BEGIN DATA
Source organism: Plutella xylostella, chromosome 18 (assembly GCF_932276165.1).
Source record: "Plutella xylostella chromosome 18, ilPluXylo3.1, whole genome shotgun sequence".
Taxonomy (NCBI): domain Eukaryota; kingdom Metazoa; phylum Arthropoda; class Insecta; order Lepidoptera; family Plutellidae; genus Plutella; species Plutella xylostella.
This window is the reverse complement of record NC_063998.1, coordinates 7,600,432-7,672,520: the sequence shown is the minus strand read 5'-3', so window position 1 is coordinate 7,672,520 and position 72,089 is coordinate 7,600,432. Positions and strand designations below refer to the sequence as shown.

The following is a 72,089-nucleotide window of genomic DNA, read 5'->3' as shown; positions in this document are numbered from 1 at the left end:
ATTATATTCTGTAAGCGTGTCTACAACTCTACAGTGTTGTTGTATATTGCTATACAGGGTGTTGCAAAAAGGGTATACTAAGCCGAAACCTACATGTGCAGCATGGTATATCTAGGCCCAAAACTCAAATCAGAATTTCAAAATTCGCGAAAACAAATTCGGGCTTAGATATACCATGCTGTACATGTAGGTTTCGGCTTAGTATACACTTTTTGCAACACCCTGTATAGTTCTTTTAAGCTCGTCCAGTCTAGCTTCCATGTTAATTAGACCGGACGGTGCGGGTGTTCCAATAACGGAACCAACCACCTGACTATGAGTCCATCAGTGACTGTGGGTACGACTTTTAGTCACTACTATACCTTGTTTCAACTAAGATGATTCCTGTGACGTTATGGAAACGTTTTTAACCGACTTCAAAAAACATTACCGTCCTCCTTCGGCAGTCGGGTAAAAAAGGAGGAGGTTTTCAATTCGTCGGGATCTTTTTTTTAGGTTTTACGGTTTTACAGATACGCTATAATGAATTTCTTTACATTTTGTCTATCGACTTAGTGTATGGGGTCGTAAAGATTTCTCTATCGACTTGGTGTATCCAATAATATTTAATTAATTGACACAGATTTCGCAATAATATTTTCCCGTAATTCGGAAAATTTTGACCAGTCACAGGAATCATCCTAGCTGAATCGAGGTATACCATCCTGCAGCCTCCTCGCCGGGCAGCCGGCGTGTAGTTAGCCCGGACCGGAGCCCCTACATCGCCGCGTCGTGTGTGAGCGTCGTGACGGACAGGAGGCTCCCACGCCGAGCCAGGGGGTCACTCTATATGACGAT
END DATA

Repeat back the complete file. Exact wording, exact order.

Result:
Source organism: Plutella xylostella, chromosome 18 (assembly GCF_932276165.1).
Source record: "Plutella xylostella chromosome 18, ilPluXylo3.1, whole genome shotgun sequence".
Taxonomy (NCBI): domain Eukaryota; kingdom Metazoa; phylum Arthropoda; class Insecta; order Lepidoptera; family Plutellidae; genus Plutella; species Plutella xylostella.
This window is the reverse complement of record NC_063998.1, coordinates 7,600,432-7,672,520: the sequence shown is the minus strand read 5'-3', so window position 1 is coordinate 7,672,520 and position 72,089 is coordinate 7,600,432. Positions and strand designations below refer to the sequence as shown.

The following is a 72,089-nucleotide window of genomic DNA, read 5'->3' as shown; positions in this document are numbered from 1 at the left end:
ATTATATTCTGTAAGCGTGTCTACAACTCTACAGTGTTGTTGTATATTGCTATACAGGGTGTTGCAAAAAGGGTATACTAAGCCGAAACCTACATGTGCAGCATGGTATATCTAGGCCCAAAACTCAAATCAGAATTTCAAAATTCGCGAAAACAAATTCGGGCTTAGATATACCATGCTGTACATGTAGGTTTCGGCTTAGTATACACTTTTTGCAACACCCTGTATAGTTCTTTTAAGCTCGTCCAGTCTAGCTTCCATGTTAATTAGACCGGACGGTGCGGGTGTTCCAATAACGGAACCAACCACCTGACTATGAGTCCATCAGTGACTGTGGGTACGACTTTTAGTCACTACTATACCTTGTTTCAACTAAGATGATTCCTGTGACGTTATGGAAACGTTTTTAACCGACTTCAAAAAACATTACCGTCCTCCTTCGGCAGTCGGGTAAAAAAGGAGGAGGTTTTCAATTCGTCGGGATCTTTTTTTTAGGTTTTACGGTTTTACAGATACGCTATAATGAATTTCTTTACATTTTGTCTATCGACTTAGTGTATGGGGTCGTAAAGATTTCTCTATCGACTTGGTGTATCCAATAATATTTAATTAATTGACACAGATTTCGCAATAATATTTTCCCGTAATTCGGAAAATTTTGACCAGTCACAGGAATCATCCTAGCTGAATCGAGGTATACCATCCTGCAGCCTCCTCGCCGGGCAGCCGGCGTGTAGTTAGCCCGGACCGGAGCCCCTACATCGCCGCGTCGTGTGTGAGCGTCGTGACGGACAGGAGGCTCCCACGCCGAGCCAGGGGGTCACTCTATATGACGAT